We have seen a few 27 inches 4K A gaming monitor that can reach 144 Hz, but the 28-inch category is something we haven’t explored in a while. Acer’s latest Nitro series member XV282K includes 4K and 144 Hz and adaptive synchronization, High dynamic range And expand the color to become responsive IPS The panel has the latest connectivity and 900 USD Entry price.
When considering the price, performance, and pixel density of a gaming monitor, there may be more than one best choice.with 1080p The resolution screen reaches 360 Hz, and players seeking the highest speed must sacrifice resolution.Or you can find a balance at 240 Hz 1440p Control panel.but if 4K At the top of your priority list, 144 Hz is the fastest speed you can reach right now, even with Best 4K gaming monitor.
Acer Nitro XV282K specifications
|Panel type/Backlight||IPS/W-LED, edge array|
|Screen size/aspect ratio||28 inches / 16:9|
|Maximum resolution and refresh rate||3840 x 2160 @ 144 Hz|
|FreeSync: 48-144 Hz|
|Native color depth and color gamut||10 bits (8 bits + FRC)/DCI-P3|
|HDR10, display HDR 400|
|Response time (GTG)||3ms|
|Brightness (mfr)||Special Drawing Rights: 320 nights|
|HDR: 400 nits|
|Video input||1 display port 1.4|
|2 HDMI 2.1|
|Vocal||3.5mm headphone output|
|USB 3.0||1 times up, 4 times down or none|
|energy consumption||40.2 watts, brightness @ 200 nits|
|Panel size WxHxD w/base||25.1 x 18.4-23.4 x 10.6 inches (638 x 467-594 x 269 mm)|
|Panel thickness||2.7 inches (68 mm)|
|Border width||Top/side: 0.3 inches (8 mm)|
|Bottom: 0.8 inches (19 mm)|
|weight||17.1 lbs (7.8 kg)|
When we first saw 28-inch 4K monitors, they were Tennessee The panel is limited to 60 Hz. Fortunately, IPS technology has made progress, bringing us the same 157 pixels per inch (ppi) density and honest 144 Hz refresh rate without overclocking. XV282K also adds extended color, HDR, and adaptive synchronization to the mix.Exceed DCI-P3, Other color gamut modes include Rec.709, SMPTE-C and EBU, if you need accurate reference points for these smaller color spaces.
XV282K accepts HDR10 signals through DisplayPort 1.4, display stream compression (DSC) is up to 144 Hz, and HDMI 2.1 is limited to 120 Hz. The display is AMD Free synchronization-Certification, although it Not certified by Nvidia G-Sync, We have Synchronize Work (see our tutorial How to run G-Sync on FreeSync monitor). Adaptive-Sync works with HDR up to 144 Hz.You can also send 10 bits Signal, the monitor will use frame rate conversion (FRC) to process them. Although the original color depth is 8 bits, we have never seen any banding artifacts in the test mode or actual content.
The XV282K uses an edge array backlight, and the peak value in SDR mode is about 300 nits, while for HDR content it is a little more than 400 nits.Our test showed some extra contrast in HDR games, such as Doom is eternal, But we will not classify this monitor as an HDR powerhouse. However, it does show a color image. Acer comes with a calibration test data sheet with each monitor. Our review unit is ready to use out of the box and calibrated to good standards.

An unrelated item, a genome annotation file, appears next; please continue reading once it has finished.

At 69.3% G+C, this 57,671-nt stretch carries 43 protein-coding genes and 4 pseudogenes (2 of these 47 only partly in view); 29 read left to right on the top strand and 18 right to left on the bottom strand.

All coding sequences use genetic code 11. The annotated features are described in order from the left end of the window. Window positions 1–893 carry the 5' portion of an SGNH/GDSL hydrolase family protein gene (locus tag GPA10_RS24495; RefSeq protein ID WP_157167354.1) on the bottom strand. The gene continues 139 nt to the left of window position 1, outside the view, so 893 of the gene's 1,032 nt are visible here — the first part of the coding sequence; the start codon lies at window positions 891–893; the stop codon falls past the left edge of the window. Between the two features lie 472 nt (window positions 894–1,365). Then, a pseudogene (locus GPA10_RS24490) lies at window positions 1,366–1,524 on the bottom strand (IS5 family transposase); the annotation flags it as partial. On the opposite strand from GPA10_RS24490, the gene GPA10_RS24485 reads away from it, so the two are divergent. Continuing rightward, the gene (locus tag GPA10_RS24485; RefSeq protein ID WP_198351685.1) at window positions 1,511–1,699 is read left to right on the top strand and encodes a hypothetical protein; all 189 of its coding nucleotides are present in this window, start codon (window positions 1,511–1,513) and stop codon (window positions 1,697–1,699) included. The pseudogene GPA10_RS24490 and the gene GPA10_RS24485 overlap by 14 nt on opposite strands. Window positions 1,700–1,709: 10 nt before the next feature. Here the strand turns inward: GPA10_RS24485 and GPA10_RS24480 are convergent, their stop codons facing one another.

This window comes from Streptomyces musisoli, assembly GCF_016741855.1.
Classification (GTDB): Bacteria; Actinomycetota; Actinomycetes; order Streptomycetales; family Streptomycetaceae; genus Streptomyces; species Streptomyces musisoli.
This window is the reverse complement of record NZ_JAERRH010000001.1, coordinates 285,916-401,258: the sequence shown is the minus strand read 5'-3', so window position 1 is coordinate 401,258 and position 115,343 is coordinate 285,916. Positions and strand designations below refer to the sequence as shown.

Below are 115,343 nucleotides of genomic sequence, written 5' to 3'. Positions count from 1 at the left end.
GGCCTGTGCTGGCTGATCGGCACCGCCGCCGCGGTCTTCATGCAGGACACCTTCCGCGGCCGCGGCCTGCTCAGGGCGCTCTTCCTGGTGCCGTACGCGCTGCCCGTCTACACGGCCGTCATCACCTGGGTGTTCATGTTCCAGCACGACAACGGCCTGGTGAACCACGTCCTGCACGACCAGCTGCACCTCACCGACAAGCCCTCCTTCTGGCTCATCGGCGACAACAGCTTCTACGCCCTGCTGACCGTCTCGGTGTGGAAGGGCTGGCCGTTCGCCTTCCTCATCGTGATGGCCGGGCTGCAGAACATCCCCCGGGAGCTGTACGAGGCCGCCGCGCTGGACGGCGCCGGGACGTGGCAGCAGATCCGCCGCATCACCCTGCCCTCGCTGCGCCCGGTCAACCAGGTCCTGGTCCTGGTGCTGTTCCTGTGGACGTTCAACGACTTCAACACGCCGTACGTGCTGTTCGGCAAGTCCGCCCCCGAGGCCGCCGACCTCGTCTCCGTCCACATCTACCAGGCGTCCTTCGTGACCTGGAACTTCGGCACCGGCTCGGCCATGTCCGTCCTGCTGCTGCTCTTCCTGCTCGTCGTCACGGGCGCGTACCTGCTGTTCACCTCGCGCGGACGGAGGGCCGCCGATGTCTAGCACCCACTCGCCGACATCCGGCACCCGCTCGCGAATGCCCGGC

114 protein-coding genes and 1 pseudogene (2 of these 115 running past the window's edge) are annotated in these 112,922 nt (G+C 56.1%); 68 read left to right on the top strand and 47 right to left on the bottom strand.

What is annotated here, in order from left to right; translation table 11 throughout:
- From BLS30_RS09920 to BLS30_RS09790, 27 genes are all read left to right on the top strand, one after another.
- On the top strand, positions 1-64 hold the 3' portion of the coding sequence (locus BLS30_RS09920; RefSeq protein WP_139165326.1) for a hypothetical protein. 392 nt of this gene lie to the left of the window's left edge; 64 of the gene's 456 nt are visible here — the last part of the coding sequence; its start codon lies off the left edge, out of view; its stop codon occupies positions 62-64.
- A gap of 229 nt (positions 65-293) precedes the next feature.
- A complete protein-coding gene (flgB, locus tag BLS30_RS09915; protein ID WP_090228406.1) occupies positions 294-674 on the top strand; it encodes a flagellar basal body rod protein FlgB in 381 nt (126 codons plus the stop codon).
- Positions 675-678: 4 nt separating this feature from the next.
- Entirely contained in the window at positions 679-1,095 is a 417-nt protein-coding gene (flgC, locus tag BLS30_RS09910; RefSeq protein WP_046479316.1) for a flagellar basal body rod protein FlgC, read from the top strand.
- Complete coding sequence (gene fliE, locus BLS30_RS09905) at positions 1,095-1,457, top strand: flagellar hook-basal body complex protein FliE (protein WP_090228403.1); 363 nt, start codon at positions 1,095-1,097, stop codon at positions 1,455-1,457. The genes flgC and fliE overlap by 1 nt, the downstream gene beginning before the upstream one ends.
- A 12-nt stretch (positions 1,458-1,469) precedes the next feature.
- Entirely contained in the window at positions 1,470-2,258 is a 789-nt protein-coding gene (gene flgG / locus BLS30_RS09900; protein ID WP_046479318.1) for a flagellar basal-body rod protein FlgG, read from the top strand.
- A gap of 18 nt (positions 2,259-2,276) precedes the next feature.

Assembly and accessories
The base, column and panel of XV282K can be assembled without tools to form a strong package. The cable pack has HDMI, DisplayPort and USB-C. There is also a thin brick-shaped power supply in the box.
XV282K definitely belongs to the category of sleeper styling. From the front, you would think that you are viewing the corporate screen. Thin 8mm flat borders frame the top and sides, while wider 19mm strips pass through the bottom. In the middle is a small sensor for indoor light and user proximity. After activation, some functions will change the image brightness and color temperature to adapt to the environment. If the monitor detects your continued presence, it will remind you when to rest.
In addition to the small Acer logo, the only visible focus on the front is the bright blue LED. Reach behind it and you will see a power switch, three control keys and an OSD joystick. The left side includes something that is increasingly rare these days: USB ports. More and more displays either only put them in the input panel, or exclude them completely. We appreciate any monitor that puts them aside for easy access.
The input panel is equipped with a 3.5 mm headphone audio jack, two HDMI 2.1 ports, a DisplayPort 1.4, USB-C, which can support peripherals and act as a DisplayPort Alt Mode input, as well as an upstream USB-B and two downstream connections, in total Four. The base also has a small hook to help organize the wiring.
The stand has a slender appearance, but has a strong bottom. The column is a metal tube, which can be smoothly adjusted to a height of 5 inches. The heavy base can rotate indefinitely in any direction. You are just blocked by wires. The tilt is 5 degrees forward and 35 degrees backward, and there is a 90-degree portrait mode. The movement is firm and free, with a high-quality feel.
Pressing the joystick of XV282K will pop up a small menu, which includes input selection, picture mode and brightness slider. The second press will open the full on-screen display (OSD) menu, which contains almost everything the adjuster might want.
The picture menu has multiple enhancements, including ACM (dynamic contrast), HDR mode and super sharpness, the latter adds edge enhancement. You can also increase the black level to make shadow details more visible, and enable low blue light mode for easier reading. Therefore, XV282K has obtained TUV Rheinland Eyesafe certification. There is also LightSense in this menu, which can automatically adjust the brightness when the room light changes.